CMS refuses to give out information on security at Obamacare website

How safe is your personal information if you sign up for Obamacare through their website?

The Centers for Medicare and Medicaid Services has refused a request from the Associated Press to release information on security at the Obamacare website, healthcare.gov.

CMS says that any information released about the website's security could assist hackers.

The Hill:

The Centers for Medicare and Medicaid Services (CMS) has rejected an Associated Press Freedom of Information Act (FOIA) request on the security procedures that protect ObamaCare’s website.

The AP asked for details about HealthCare.gov’s security software, and computer systems used on the federal health exchange.

The newswire says that even though CMS had previously said it would not withhold the information, it turned down the request on Tuesday, arguing any information published could be used by hackers to break into the system.

The AP argues that CMS should reconsider given President Obama’s call for agencies not to keep information from the media just because it might embarrass public officials or highlight errors.

It also suggested parts of the procedures could be released without helping hackers gain confidential information.

Republican lawmakers raised concerns the site could be hacked to steal people’s identities after last year’s launch of ObamaCare. That led the AP to file an FOIA request on what precautions the government has taken.

Like the figures on enrollees and other matters pertaining to Obamacare, information is more closely guarded than our nuclear secrets. Certainly some information on security should be held back. But given that the system was vulnerable the day it rolled out, the public has a compelling interest in how security stands today.

How safe is your information? Only the government knows. And they're not telling.


 

How safe is your personal information if you sign up for Obamacare through their website?

The Centers for Medicare and Medicaid Services has refused a request from the Associated Press to release information on security at the Obamacare website, healthcare.gov.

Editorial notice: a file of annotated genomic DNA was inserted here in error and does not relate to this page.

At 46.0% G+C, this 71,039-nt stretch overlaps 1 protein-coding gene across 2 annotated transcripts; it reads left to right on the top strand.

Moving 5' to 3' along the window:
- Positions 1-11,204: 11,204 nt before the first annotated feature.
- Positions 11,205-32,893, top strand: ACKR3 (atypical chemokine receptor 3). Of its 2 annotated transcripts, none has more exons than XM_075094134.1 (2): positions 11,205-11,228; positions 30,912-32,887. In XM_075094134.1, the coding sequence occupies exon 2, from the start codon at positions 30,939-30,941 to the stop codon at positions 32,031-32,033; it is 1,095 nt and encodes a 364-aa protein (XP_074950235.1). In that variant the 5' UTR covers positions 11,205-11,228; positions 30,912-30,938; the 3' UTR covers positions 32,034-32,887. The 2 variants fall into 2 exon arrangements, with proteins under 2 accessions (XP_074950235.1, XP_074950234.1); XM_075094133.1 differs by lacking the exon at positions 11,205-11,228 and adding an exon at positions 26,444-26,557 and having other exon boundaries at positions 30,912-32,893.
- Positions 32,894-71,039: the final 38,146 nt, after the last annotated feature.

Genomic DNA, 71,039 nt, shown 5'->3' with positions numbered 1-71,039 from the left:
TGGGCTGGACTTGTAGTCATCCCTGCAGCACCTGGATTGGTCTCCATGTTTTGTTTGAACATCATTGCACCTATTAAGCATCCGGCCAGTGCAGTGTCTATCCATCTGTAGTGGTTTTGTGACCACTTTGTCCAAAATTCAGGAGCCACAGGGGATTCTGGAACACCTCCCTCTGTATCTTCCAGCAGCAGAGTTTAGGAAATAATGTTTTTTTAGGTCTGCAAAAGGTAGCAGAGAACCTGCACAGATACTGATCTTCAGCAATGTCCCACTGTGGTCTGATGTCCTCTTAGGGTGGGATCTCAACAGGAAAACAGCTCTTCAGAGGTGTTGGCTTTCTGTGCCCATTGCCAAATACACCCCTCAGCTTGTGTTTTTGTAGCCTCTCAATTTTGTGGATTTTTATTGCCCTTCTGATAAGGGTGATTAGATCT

CMS says that any information released about the website's security could assist hackers.

The Hill:

The Centers for Medicare and Medicaid Services (CMS) has rejected an Associated Press Freedom of Information Act (FOIA) request on the security procedures that protect ObamaCare’s website.

The AP asked for details about HealthCare.gov’s security software, and computer systems used on the federal health exchange.

The newswire says that even though CMS had previously said it would not withhold the information, it turned down the request on Tuesday, arguing any information published could be used by hackers to break into the system.

The AP argues that CMS should reconsider given President Obama’s call for agencies not to keep information from the media just because it might embarrass public officials or highlight errors.

It also suggested parts of the procedures could be released without helping hackers gain confidential information.

Republican lawmakers raised concerns the site could be hacked to steal people’s identities after last year’s launch of ObamaCare. That led the AP to file an FOIA request on what precautions the government has taken.

Like the figures on enrollees and other matters pertaining to Obamacare, information is more closely guarded than our nuclear secrets. Certainly some information on security should be held back. But given that the system was vulnerable the day it rolled out, the public has a compelling interest in how security stands today.

How safe is your information? Only the government knows. And they're not telling.